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Synthetic Marijuana Ban Seems Like A Good Idea, Probably Won't Do Much

I remember the exact moment I decided that I would never again smoke synthetic marijuana. I was in the shower watching my heart beat out of my chest. 

I wasn't panicking or anxious or very stoned, just severely uncomfortable. The muscles in my face cramped tightly. A headache bore through my temples, shot toward the center of my skull, and crept behind my eyes. My carotid pulse seemed audible; THUMP THUMP, THUMP THUMP, my index and middle fingers jumping with each surge of blood that ran through my neck. I kept arching my back and trying to force a yawn in hopes of taking a deep, cleansing breath, but was overwhelmed with a sense of feeling full, like I just downed a Thanksgiving feast. 

This was the culmination of an approximately four-week stretch of smoking various brands of synthetic marijuana, including K2 and Spice. During the period, I consumed 3 grams of the stuff, give or take. I was living in Chicago at the time, working an immensely stressful job that often brought on headaches that radiated through my face and seized my jaw. But this was something different. 

Usually, I just smoked a joint of the real stuff to unwind. Sure, I'd get hit by the occasional burnout headache after inhaling some seed-ridden bush that was more brown than green, but in more than a decade of smoking pot I had never come close to feeling like I did in the shower. It was a palpable display of synthetic marijuana's deleterious nature.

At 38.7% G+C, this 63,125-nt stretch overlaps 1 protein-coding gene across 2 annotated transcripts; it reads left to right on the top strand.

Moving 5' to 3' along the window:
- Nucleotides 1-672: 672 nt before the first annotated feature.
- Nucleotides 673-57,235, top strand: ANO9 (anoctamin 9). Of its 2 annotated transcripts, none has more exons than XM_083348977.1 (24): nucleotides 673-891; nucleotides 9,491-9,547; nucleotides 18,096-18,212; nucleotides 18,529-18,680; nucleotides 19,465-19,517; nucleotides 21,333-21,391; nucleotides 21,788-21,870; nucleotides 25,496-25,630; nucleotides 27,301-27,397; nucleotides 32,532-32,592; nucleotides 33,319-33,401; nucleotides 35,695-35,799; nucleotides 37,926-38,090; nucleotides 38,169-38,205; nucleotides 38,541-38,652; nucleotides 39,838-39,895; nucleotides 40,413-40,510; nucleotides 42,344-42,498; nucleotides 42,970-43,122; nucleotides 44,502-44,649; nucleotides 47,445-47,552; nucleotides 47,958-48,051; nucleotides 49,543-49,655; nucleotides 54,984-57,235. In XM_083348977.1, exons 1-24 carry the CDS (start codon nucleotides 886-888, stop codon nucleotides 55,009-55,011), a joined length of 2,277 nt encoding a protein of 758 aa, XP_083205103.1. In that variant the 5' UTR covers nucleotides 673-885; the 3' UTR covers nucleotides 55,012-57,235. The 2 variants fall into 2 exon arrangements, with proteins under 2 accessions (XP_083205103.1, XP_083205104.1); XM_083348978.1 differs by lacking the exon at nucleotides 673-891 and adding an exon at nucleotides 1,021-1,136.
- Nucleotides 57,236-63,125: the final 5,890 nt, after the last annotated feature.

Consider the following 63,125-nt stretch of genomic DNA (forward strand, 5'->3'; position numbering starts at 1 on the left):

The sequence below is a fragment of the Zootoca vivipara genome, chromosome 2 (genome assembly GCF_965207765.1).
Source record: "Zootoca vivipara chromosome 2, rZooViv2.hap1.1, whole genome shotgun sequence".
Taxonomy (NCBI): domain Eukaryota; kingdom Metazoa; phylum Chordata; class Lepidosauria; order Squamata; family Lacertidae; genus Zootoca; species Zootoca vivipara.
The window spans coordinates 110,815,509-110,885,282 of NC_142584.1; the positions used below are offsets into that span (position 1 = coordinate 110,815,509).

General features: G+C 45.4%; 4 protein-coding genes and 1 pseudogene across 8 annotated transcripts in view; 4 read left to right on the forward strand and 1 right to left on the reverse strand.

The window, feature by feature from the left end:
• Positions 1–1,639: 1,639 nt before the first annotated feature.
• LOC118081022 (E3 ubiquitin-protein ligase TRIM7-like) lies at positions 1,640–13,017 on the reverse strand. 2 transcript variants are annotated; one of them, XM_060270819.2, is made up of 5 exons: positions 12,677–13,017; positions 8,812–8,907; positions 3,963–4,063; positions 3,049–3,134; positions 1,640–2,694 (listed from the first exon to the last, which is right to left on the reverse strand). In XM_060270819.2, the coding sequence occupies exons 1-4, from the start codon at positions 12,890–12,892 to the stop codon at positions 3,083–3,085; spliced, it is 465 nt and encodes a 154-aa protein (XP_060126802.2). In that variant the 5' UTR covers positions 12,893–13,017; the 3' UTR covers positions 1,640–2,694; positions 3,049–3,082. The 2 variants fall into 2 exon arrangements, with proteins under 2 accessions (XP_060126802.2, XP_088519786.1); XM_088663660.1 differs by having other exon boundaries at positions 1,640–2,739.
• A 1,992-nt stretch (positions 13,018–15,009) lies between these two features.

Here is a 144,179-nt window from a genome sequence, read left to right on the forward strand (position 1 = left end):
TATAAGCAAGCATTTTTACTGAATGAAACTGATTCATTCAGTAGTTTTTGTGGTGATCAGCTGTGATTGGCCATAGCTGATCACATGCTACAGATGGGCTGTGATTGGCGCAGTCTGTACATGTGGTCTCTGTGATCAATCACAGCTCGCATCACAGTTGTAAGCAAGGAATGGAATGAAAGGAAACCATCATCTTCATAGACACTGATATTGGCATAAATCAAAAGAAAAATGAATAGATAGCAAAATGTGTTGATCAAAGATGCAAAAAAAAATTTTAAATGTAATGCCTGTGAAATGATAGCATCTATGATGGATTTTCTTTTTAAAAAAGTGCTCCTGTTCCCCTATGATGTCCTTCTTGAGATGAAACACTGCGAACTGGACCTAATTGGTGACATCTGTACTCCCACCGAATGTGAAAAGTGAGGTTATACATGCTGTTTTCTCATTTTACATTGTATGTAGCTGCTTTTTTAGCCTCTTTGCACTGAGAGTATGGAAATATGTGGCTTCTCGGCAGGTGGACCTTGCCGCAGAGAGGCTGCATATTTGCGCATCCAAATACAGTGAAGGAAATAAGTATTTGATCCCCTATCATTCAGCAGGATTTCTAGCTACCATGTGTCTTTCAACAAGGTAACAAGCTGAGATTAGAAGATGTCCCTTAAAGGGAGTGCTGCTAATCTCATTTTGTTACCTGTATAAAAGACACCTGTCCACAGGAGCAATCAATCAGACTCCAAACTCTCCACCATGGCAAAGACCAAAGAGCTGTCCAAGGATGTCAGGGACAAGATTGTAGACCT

Legal mechanisms to ban these drugs have been slow coming for myriad reasons. In March, the DEA placed an emergency ban on them, which this month resulted in a Boca Raton retailer getting hit with a $300,000 fine on conspiracy to distribute charges. He'll be sentenced later this year and could face up to 20 years in prison should the feds seek the maximum sentence.

Last week, Sunrise became the first city in Broward and only the second in the state to outright ban the sale of the stuff. It's expected that Deerfield Beach, Pompano Beach, Davie, Tamarac and other local cities will soon follow with similar bans.

All of this hubbub - scrambling politicians, stoned teens rushed to the emergency room, man hours and tax dollars squandered by the DEA to crackdown on something that's sold at gas stations -  is costly blowback from our nation's antiquated marijuana laws. 

The first wave of media reports a few years back touted how synthetic marijuana appealed to veterans, parolees, and other people who have a lot to lose should bona fide THC show up on a drug test. This was a foolproof alternative to getting stoned without getting caught. 

If natural marijuana was legally available, would demand for potentially dangerous knockoffs persist? Would there ever have been a market for this synthetic stuff in the first place? 

It's too late to know. There's now a market clamoring for these products, and no ban or law will quell the demand.

Admittedly, I didn't make it past the third paragraph of the first article I read about the stuff before I was zipping up my coat and sprinting to the nearby bong shop to buy a bag. My connect for regular weed had recently moved, my girlfriend was out of town, and I was bored. 

The first few hits were harsh. The stinging smoke tasted like it came from a piece of construction paper that was doused in tawdry perfume then lit on fire. And while the sensation of being stoned diminished quickly, it was close enough to the real thing to make me want to try it again. And again. And again. 

There were headaches over the course of the month, and maybe a few respiratory issues. I chalked them up to lack of sleep and living in Chicago during the winter. 

But it all coalesced that night in the shower into a perfect storm of synthetically stoned anguish. 

Fortunately, I shook off the effects, brushed my teeth, and vowed to find a good old-fashioned drug dealer. I've never felt better. 

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Chris Sweeney

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